The Chancellor Gordon Brown yesterday defended his Budget after further savage cost-cutting emerged in NHS hospitals.
He said health trusts would receive an extra £6 billion in the next financial year and a further £6 billion the year after that.
He said the health service was mentioned in Wednesday's Commons Budget state-ment, but the extra money had been announced earlier.
He said: "Most organisations in the NHS are getting more money next year and more money the year after."
The Chancellor said efficiency was important so that new, but often expensive, treatments, for example for breast cancer and heart dis-ease, could be brought in.
He said: "We want the NHS to bring in the most modern treatments as soon as possible so we have got have the most efficient use of resources."
The Chancellor's comments came after further evidence of the cash crisis facing the health service emerged.
Staff at The Royal Free Hospital, in Hampstead, north London, were facing the loss of about 480 posts under plans to save £25 million.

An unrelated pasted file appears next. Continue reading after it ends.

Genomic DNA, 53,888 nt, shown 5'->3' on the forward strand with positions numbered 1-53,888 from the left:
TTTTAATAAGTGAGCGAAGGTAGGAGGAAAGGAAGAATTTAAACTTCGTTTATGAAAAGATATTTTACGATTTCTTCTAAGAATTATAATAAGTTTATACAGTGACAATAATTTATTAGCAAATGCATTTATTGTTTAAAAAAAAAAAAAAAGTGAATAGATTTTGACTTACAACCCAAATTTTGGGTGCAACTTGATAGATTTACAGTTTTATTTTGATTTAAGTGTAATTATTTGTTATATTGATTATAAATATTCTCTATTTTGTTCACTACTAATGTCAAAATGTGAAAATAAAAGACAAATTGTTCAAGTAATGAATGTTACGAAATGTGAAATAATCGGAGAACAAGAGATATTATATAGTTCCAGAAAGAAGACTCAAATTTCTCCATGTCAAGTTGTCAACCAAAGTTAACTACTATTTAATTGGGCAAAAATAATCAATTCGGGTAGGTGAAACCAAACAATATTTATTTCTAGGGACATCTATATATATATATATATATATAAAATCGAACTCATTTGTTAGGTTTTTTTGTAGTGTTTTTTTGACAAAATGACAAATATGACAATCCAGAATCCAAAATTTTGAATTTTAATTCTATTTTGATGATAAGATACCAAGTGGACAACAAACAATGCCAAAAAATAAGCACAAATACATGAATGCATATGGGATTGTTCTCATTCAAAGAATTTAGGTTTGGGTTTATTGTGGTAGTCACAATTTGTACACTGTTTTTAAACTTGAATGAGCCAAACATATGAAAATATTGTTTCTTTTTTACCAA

Meanwhile, 190 jobs may be axed at Queen Mary's Hospital in Sidcup, Kent, in an attempt to reduce a predicted £13 million deficit.
Up to 700 posts may also be cut over the next three years at the County Durham and Darlington Acute Hospitals NHS Trust and East Kent Hospitals Trust has warned jobs may be axed in an attempt to reduce a predicted £35 million deficit.
Some 2,000 job cuts have now been announced at hospitals across the UK in the past week .
The Department of Health said the job cuts reflected the need to treat patients more efficiently and improve organisation.
Tory leader David Cameron lambasted Gordon Brown as a "roadblock to reform" as he claimed hospital job cuts were a "direct result" of the Chancellor's failure to reform the National Health Service.
The Conservative leader, who briefly appeared at Wolverhampton New Cross Hospital where staff jobs are under threat, said Mr Brown's Budget had only "underlined" this failure.
Mr Cameron, who visited a number of places around the Midlands, said: "Right across the country there are cuts taking place in the NHS. Here in Wolverhampton 300 jobs are at risk. These cuts are a direct result of Gordon Brown's failure to reform the health service."
As well as going to New Cross, Mr Cameron also visited the Network Worcestershire recycling centre at Kidderminster and the Pump House Environment Centre in Worcester.